Learning to mix oil paint is one of the first steps to getting into oil painting. Various factors are taken into consideration, such as the type of paint you are using and the desired outcome you would like.
This article will discuss the various methods for mixing linseed oil with oil paint. By understanding the different methods, you can better customise your mixes to achieve the results you are looking for.
What is Linseed Oil?
Oil paints have been the preferred medium for centuries because of their lush pigments and gleaming sheen. However, there is a way to improve the appearance and quality of oil paints: by adding linseed oil.
Linseed oil is a type of oil that is extracted from the flax plant. It is often used as an additive in paints because it helps extend the drying time, allowing for more blending and mixing. This is especially useful in areas you want to shade or blend because it gives you more time to work with the paint.
In fact, linseed oil has been used since the 12th century as a medium to mix with oil paints. Linseed oil was originally used as a paint binder, and artists would often mix it with their paints to create their unique colours. However, it was later discovered that linseed oil is a great binder and can also help improve the appearance and quality of oil paints.
Why Is It Important To Blend Oil Paints?
You can always use the oil paints straight from the tube, but if you want to create a more realistic painting, you will need to blend different colours. This is where linseed oil comes in handy because it helps to extend the drying time of the paint so that you can work with it longer.
Linseed oil is also considered a medium or substance used to mix with the paint to change its properties, such as colour, texture, or viscosity. Adding linseed oil increases the fluidity of the paint and makes it easier to blend. It also helps to add a sheen or lustre to the colour, giving your painting a rich and shiny appearance.
On the other hand, solvents are the substances used to thin the paint to a very liquid state since they have low viscosity. However, solvents can rapidly dry the paint and should only be used when you want to achieve a very thin and transparent layer of paint. The common solvents used in the painting are turpentine and mineral spirits.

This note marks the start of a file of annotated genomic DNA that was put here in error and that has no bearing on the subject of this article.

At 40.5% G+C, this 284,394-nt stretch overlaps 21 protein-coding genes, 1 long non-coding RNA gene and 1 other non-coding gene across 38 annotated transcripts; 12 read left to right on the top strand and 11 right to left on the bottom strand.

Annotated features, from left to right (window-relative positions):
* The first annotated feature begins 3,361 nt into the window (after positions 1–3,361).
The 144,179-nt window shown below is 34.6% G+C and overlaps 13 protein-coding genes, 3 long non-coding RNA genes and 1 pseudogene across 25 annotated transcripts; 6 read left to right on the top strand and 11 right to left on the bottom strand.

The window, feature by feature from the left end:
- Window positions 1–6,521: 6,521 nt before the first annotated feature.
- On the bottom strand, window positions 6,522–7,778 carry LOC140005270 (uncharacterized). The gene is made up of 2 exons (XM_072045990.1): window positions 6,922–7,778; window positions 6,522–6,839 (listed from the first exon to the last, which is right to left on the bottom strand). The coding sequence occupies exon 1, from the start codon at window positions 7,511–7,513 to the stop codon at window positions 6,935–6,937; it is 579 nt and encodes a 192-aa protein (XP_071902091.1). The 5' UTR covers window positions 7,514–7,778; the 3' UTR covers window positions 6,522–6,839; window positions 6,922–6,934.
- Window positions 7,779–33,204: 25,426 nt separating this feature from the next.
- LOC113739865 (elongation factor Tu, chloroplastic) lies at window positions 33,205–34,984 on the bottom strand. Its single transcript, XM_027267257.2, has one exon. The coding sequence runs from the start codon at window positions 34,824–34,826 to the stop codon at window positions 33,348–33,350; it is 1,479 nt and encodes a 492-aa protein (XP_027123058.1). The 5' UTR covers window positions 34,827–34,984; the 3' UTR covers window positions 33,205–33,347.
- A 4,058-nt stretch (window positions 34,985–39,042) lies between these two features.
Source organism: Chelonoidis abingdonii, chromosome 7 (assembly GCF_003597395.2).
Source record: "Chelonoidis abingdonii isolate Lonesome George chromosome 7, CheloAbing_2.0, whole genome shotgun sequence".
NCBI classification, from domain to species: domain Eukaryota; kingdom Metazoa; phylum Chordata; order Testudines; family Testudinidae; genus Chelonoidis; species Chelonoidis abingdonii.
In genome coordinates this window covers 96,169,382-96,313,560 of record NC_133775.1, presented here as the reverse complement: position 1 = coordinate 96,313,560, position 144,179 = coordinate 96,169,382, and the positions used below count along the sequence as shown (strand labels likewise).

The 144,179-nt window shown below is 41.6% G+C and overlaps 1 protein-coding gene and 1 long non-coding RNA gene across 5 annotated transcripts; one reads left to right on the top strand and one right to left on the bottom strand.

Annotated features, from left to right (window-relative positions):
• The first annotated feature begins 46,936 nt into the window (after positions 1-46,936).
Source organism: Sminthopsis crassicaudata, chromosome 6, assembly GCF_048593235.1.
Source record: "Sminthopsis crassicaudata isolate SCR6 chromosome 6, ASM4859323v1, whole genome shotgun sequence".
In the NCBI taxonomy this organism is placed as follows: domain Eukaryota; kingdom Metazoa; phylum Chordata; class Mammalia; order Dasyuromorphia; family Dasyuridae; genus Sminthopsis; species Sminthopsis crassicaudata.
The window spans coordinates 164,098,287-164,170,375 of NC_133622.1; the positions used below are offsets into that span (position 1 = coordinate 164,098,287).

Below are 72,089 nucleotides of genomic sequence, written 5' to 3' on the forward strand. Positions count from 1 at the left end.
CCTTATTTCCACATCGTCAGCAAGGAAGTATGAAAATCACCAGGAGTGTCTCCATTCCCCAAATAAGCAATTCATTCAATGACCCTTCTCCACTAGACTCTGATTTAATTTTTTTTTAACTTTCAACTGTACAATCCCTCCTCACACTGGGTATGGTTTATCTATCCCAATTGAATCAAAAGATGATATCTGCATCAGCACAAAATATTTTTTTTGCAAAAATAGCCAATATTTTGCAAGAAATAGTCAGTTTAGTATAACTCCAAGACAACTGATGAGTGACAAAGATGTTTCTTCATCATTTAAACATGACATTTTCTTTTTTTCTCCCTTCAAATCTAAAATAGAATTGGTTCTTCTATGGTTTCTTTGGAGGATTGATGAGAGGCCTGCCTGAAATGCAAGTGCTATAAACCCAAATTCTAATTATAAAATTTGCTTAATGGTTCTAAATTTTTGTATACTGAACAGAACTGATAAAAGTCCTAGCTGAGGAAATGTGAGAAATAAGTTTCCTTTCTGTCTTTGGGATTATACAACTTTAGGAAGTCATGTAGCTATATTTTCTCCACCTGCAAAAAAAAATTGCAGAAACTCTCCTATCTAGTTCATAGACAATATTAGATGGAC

The majority of the artists mix both linseed oil and turpentine to their oil paints to create desired effects. In this way, the linseed oil can help smoothen the paint, making it easier to blend with other colours.
So How Much Linseed Oil Do I Mix?
There are two ways to add linseed oil with paint: adding it directly to the paint or mixing it with turpentine.
Linseed Oil + Paint
The proper ratio of linseed oil to paint usually is 1-2 drops to each paint colour to make it more vibrant.
Add the linseed oil in the middle of your palette and mix it well. It is important to add the same amount of medium to each colour so that your final product is consistent. Remember not to add too much linseed oil at once, as it can make the paint challenging to work with.
Linseed Oil + Turpentine + Paint
It would be best to prepare a measuring cup, a container for your mixture, and a mixing tool before getting started. You will need to add different amounts of linseed oil depending on the number of solutions you need. We will use “parts” to measure this.
Measure out one part of linseed oil and put it in a container. Then measure out two parts of turpentine and add them to the same container. Using the mixing tool, mix the paint and linseed oil. Cover the container and let it sit for a few days.
Linseed oil is a thick liquid that the two liquids will not combine quickly; hence, it takes days to mix thoroughly. You can turn the container on the side or on its top every day to help speed up the process.
Do I Need To Add Turpentine To Linseed Oil?
Linseed oil can be used as a standalone medium, but adding turpentine will help to improve the appearance and quality of your paintings.
People mainly use turpentine for their base layers and linseed oil for their top layers, because it is difficult to mix them correctly. Although the end product of combining linseed oil and turpentine beforehand will be the same, the detail by mixing these two is often overlooked in base layers.
Substitutes for Linseed Oil
Undoubtedly, linseed oil is the traditional medium used by artists to mix with their oil paints. However, few substitutes can be used in a pinch.
- Safflower Oil: Safflower Oil may be used to grind pale pigments since it has such a light colour that it will not significantly alter the colour of the paint. It is one of the most refined oils for producing white, blue, and other pastel-coloured oil paints.
- Poppy Oil: Poppy oil is a synthetic oil designed initially to imitate the properties of linseed oil. It has a creamy feel to it. Poppy oil takes longer to dry than linseed oil and is fantastic for mixing pale hues like whites, yellows, and light blues.
- Walnut Oil: Many artists who are allergic to some aspects of oil paints have turned to walnut oil as a medium. It is a natural alternative to linseed oil and is available in most art stores. It can be added to paint in the same way as linseed or stand oil. It’s also effective at removing paint build-up from brushes.
Linseed oil is a natural product that has been used for centuries to protect and preserve paintings. You can mix it with your paint to prevent cracking, yellowing, and fading of the painting over time. A few substitutes can be used in a pinch, but linseed oil is the best option for that lush and sheen finish of your painting.